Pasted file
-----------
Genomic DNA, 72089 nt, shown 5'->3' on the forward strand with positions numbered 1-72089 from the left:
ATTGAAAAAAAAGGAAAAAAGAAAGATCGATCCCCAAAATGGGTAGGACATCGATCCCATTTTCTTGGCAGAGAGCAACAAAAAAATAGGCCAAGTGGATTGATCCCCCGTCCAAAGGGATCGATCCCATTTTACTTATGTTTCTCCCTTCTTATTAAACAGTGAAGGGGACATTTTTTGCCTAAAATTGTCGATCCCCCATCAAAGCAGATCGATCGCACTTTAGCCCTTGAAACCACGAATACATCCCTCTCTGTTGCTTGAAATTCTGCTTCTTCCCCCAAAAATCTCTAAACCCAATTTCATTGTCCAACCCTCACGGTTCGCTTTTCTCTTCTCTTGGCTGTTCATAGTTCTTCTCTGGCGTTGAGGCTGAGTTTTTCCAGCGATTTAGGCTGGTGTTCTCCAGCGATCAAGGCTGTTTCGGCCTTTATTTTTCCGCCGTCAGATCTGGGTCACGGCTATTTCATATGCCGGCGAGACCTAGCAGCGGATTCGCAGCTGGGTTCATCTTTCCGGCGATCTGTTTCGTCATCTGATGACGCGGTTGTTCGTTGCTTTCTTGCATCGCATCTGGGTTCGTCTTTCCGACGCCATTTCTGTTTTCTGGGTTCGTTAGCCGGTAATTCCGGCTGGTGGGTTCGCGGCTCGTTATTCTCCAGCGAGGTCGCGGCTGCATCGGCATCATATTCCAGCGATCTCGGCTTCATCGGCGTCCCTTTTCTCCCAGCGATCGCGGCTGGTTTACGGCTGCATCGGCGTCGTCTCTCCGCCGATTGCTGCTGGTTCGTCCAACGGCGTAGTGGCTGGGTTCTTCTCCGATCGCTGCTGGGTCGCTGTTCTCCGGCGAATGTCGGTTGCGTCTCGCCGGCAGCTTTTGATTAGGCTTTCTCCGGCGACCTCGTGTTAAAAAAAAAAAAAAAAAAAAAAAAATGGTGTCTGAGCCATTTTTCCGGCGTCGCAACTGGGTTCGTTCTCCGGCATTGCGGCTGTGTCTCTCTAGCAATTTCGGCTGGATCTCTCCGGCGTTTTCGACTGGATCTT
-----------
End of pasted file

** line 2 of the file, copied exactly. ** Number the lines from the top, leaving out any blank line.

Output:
ATTGAAAAAAAAGGAAAAAAGAAAGATCGATCCCCAAAATGGGTAGGACATCGATCCCATTTTCTTGGCAGAGAGCAACAAAAAAATAGGCCAAGTGGATTGATCCCCCGTCCAAAGGGATCGATCCCATTTTACTTATGTTTCTCCCTTCTTATTAAACAGTGAAGGGGACATTTTTTGCCTAAAATTGTCGATCCCCCATCAAAGCAGATCGATCGCACTTTAGCCCTTGAAACCACGAATACATCCCTCTCTGTTGCTTGAAATTCTGCTTCTTCCCCCAAAAATCTCTAAACCCAATTTCATTGTCCAACCCTCACGGTTCGCTTTTCTCTTCTCTTGGCTGTTCATAGTTCTTCTCTGGCGTTGAGGCTGAGTTTTTCCAGCGATTTAGGCTGGTGTTCTCCAGCGATCAAGGCTGTTTCGGCCTTTATTTTTCCGCCGTCAGATCTGGGTCACGGCTATTTCATATGCCGGCGAGACCTAGCAGCGGATTCGCAGCTGGGTTCATCTTTCCGGCGATCTGTTTCGTCATCTGATGACGCGGTTGTTCGTTGCTTTCTTGCATCGCATCTGGGTTCGTCTTTCCGACGCCATTTCTGTTTTCTGGGTTCGTTAGCCGGTAATTCCGGCTGGTGGGTTCGCGGCTCGTTATTCTCCAGCGAGGTCGCGGCTGCATCGGCATCATATTCCAGCGATCTCGGCTTCATCGGCGTCCCTTTTCTCCCAGCGATCGCGGCTGGTTTACGGCTGCATCGGCGTCGTCTCTCCGCCGATTGCTGCTGGTTCGTCCAACGGCGTAGTGGCTGGGTTCTTCTCCGATCGCTGCTGGGTCGCTGTTCTCCGGCGAATGTCGGTTGCGTCTCGCCGGCAGCTTTTGATTAGGCTTTCTCCGGCGACCTCGTGTTAAAAAAAAAAAAAAAAAAAAAAAAATGGTGTCTGAGCCATTTTTCCGGCGTCGCAACTGGGTTCGTTCTCCGGCATTGCGGCTGTGTCTCTCTAGCAATTTCGGCTGGATCTCTCCGGCGTTTTCGACTGGATCTT